These powerful inquiries spurred by photos are history made flesh, the untold lives of the mostly forgotten.

THREE TEARLESS HISTORIES

The clash of fascism and communism on two continents over half a century, as traced through a few family photographs.

At one point, author and award-winning translator Hackl (Argentina’s Angel, 2014, etc.) describes his methodology as “a question-and-answer carousel between here and there: the basic data, rather sparse, not very vivid, without feelings, which our imagination has to supply.” The “our” in the reading of this book is the reader, because even though the elements are tragic, even horrific, the author’s tone remains matter-of-fact and speculative. Hackl is like an investigating detective pursuing a case where all the principals are long dead and the few who remain may be reluctant to talk. The first and longest of these files concerns a family threatened by anti-Semitic Austrian fascism; some of them moved to Brazil only to find a “dictatorship [that] must have seemed like a variant of Austro-fascism with a tropical gloss.” Two of them attempted to return to Austria but found themselves in what seemed like “a permanently provisional arrangement” between the country that was home and the Brazil that had become home. The piece begins and ends with a photo, though “invisible on this picture are the threads linking times and continents.” The second and shortest, “The Photographer of Auschwitz,” tells of the prisoner who was a photographer and was charged with documenting new arrivals, taking as many as 50,000 photos. One of the images became indelible—“four Jewish girls, naked, emaciated until they’re nothing more than skeletons, looking at us with big eyes. Four thirteen-year-olds who are about to die and are immensely ashamed of their nakedness.” Another is “the only cheerful photo from Auschwitz, of a wedding.” The third section also features a wedding photo from a concentration camp: two incarcerated dissidents, only one of whom would survive, and the son who tried to come to terms with their history and his life “in time-lapse photography. Because they are years of repressed memory.”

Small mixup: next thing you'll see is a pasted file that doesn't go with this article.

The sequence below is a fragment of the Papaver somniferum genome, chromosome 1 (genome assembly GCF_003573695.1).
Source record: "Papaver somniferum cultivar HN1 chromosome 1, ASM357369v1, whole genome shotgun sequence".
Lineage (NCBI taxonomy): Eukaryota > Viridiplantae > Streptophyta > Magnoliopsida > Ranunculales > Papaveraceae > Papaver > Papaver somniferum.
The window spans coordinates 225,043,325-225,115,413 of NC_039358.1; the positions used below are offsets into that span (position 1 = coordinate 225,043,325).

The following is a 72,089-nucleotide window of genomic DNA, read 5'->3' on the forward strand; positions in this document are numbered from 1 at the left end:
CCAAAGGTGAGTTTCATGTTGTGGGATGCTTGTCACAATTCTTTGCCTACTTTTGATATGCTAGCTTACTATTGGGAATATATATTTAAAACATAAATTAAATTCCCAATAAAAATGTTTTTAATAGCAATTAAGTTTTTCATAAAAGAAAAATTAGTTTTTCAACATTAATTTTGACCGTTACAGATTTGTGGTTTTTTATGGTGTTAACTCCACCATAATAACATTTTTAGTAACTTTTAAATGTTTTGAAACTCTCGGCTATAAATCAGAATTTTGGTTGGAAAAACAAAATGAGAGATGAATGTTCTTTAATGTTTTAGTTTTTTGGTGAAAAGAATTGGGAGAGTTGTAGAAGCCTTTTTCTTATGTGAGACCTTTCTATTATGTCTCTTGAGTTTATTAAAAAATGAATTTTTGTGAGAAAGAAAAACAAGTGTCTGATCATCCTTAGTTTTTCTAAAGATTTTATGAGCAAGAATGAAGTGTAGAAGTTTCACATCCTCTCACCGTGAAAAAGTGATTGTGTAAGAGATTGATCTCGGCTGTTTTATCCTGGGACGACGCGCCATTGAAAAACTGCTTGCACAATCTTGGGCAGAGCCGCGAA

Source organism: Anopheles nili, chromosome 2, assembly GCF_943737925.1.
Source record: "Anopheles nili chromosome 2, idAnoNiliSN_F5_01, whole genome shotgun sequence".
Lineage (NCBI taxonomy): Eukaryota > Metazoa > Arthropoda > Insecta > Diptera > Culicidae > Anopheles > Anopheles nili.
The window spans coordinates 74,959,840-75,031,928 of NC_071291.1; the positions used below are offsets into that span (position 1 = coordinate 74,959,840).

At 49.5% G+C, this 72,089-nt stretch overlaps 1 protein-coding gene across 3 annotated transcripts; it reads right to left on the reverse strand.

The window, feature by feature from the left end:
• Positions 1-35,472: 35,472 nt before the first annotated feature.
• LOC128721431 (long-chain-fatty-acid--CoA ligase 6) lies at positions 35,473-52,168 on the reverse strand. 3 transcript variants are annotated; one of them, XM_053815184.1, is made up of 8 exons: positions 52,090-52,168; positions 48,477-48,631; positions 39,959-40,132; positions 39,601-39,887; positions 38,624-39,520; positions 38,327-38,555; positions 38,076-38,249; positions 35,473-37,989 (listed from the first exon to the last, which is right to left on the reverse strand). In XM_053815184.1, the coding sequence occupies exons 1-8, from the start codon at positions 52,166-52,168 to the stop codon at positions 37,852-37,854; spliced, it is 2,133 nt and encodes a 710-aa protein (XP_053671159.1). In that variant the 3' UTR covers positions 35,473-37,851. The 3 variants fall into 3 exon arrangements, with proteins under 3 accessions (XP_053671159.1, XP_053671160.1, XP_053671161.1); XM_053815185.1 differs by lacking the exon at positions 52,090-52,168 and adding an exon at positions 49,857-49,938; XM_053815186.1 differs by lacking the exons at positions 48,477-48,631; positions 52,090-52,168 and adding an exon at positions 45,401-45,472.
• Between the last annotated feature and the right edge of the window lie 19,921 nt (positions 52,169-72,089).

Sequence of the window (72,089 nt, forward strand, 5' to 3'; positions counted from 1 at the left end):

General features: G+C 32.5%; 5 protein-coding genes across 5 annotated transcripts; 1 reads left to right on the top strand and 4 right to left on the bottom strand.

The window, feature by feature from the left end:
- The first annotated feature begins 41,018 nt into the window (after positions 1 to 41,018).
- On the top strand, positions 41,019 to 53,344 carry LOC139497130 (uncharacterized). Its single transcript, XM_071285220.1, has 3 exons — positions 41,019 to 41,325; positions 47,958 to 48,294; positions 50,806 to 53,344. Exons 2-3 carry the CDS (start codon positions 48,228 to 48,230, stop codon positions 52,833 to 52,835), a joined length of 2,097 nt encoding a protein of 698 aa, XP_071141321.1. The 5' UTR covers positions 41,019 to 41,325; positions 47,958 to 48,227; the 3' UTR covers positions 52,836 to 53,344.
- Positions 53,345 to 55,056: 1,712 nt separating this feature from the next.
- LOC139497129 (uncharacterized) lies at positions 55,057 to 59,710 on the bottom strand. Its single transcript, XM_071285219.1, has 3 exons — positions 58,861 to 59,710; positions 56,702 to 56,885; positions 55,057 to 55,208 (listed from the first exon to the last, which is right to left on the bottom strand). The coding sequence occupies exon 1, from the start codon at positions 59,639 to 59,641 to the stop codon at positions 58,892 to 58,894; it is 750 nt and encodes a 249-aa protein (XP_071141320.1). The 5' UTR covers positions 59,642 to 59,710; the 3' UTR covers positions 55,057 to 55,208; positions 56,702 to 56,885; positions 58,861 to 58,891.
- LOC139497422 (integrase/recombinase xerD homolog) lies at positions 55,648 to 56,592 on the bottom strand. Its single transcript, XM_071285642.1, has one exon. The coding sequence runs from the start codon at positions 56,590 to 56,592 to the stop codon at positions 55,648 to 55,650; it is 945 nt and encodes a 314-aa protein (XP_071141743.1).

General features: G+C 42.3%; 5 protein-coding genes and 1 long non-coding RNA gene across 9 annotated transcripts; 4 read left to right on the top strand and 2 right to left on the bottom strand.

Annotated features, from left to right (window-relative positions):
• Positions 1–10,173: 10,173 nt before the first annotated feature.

These powerful inquiries spurred by photos are history made flesh, the untold lives of the mostly forgotten.

Pub Date: Jan. 10, 2017

ISBN: 978-0-9970034-3-7

Page Count: 216

Publisher: DoppelHouse Press

Review Posted Online: Oct. 11, 2016

Kirkus Reviews Issue: Nov. 1, 2016

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If the authors are serious, this is a silly, distasteful book. If they are not, it’s a brilliant satire.

THE 48 LAWS OF POWER

The authors have created a sort of anti-Book of Virtues in this encyclopedic compendium of the ways and means of power.